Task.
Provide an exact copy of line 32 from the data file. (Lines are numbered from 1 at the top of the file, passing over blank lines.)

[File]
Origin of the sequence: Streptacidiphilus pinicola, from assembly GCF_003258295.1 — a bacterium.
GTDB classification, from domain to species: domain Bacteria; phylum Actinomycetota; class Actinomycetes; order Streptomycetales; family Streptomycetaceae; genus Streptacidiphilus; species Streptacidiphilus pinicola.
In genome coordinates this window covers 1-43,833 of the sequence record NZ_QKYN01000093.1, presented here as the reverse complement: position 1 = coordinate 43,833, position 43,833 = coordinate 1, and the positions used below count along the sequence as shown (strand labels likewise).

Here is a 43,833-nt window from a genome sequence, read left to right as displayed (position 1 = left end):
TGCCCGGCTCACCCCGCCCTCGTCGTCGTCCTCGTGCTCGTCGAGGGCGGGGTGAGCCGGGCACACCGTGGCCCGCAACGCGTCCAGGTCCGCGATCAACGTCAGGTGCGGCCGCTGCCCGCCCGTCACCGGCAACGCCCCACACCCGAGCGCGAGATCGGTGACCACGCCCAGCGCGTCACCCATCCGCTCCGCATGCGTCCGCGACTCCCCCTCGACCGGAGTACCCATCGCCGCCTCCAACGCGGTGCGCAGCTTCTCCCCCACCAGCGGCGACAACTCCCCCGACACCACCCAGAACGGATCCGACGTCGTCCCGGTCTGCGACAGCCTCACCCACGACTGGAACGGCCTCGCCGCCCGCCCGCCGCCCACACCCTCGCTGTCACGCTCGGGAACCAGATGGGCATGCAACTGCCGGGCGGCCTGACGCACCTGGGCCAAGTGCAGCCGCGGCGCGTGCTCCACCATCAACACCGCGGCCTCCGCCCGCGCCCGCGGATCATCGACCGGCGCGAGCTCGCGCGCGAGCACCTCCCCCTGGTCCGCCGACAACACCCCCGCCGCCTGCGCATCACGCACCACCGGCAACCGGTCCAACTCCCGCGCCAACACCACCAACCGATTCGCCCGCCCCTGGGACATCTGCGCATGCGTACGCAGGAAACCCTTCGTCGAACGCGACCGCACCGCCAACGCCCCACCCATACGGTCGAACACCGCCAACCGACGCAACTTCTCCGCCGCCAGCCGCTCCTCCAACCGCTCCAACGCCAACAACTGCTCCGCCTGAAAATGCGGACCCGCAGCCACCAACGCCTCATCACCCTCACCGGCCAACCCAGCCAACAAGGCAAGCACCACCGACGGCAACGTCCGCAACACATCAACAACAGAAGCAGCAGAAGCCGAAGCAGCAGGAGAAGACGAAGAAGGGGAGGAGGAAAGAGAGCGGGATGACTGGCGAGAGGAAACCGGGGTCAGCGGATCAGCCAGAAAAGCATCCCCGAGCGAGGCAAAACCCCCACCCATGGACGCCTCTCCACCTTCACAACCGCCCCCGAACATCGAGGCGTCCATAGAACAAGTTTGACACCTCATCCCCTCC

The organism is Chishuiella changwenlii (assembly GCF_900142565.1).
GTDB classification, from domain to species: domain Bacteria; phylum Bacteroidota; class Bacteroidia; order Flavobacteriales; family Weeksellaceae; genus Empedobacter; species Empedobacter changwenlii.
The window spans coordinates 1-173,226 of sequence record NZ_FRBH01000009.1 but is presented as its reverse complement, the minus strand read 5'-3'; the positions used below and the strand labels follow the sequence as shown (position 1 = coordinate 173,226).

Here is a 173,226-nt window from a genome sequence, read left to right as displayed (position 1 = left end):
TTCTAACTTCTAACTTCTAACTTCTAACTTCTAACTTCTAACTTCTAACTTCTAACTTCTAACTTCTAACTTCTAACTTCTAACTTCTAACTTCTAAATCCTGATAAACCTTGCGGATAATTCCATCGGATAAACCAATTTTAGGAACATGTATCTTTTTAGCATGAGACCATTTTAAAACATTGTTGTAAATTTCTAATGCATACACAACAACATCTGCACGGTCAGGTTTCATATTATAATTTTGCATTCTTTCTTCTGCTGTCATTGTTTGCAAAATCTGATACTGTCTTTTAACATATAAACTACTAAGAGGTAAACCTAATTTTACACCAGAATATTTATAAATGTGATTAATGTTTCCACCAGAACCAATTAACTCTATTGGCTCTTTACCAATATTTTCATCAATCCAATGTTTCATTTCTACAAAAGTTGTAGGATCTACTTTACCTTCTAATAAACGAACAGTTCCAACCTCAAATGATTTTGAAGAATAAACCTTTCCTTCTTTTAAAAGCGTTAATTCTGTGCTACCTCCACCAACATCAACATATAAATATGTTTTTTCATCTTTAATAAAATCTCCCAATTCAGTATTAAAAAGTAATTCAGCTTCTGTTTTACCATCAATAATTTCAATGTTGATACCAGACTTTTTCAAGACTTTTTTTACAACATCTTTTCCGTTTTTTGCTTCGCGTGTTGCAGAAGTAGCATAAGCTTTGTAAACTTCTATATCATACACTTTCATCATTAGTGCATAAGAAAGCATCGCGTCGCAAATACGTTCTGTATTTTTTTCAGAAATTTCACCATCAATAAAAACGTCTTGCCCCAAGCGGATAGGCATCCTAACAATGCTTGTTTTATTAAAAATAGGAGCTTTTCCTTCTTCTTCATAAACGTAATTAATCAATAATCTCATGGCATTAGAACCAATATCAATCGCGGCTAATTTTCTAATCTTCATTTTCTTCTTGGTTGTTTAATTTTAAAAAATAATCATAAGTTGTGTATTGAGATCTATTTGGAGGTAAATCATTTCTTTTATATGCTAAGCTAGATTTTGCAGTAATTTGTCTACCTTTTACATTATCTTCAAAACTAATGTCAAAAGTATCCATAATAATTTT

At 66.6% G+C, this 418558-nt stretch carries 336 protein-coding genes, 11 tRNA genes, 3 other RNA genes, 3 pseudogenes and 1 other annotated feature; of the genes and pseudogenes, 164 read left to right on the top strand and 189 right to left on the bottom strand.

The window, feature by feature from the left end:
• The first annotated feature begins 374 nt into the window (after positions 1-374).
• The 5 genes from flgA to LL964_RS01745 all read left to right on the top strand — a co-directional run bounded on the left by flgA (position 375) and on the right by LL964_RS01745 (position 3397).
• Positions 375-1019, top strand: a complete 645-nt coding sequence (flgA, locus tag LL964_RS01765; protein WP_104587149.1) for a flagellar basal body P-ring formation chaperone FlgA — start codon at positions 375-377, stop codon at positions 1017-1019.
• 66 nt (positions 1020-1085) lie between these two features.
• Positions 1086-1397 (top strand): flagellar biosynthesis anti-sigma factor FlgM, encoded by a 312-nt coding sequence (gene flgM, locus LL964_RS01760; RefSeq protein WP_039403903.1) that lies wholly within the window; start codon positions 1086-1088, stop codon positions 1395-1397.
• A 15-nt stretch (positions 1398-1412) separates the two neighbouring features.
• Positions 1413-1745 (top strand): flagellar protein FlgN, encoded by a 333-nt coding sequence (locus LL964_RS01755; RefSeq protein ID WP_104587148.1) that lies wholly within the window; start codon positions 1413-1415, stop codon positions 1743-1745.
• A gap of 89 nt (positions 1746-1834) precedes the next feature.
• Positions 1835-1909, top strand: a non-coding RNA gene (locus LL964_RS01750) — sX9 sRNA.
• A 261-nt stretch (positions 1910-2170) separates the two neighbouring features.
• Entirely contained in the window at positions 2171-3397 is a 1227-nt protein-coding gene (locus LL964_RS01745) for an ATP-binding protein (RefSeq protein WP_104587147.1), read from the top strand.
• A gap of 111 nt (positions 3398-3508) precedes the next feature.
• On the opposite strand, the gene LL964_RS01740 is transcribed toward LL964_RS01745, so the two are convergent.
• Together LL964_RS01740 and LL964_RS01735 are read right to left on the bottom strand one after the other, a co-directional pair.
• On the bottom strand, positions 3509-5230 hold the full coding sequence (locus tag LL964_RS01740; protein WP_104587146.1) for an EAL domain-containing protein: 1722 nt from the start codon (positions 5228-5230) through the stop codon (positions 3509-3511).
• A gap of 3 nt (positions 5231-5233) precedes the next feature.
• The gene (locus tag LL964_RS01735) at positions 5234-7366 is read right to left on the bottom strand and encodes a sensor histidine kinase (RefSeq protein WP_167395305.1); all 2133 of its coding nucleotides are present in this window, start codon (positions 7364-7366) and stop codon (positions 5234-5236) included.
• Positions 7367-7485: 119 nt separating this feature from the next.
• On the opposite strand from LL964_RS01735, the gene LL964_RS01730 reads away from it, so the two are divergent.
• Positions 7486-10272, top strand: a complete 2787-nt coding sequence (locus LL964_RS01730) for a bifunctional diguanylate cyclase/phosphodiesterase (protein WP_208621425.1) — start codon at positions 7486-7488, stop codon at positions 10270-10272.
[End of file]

• Positions 7486-10272, top strand: a complete 2787-nt coding sequence (locus LL964_RS01730) for a bifunctional diguanylate cyclase/phosphodiesterase (protein WP_208621425.1) — start codon at positions 7486-7488, stop codon at positions 10270-10272.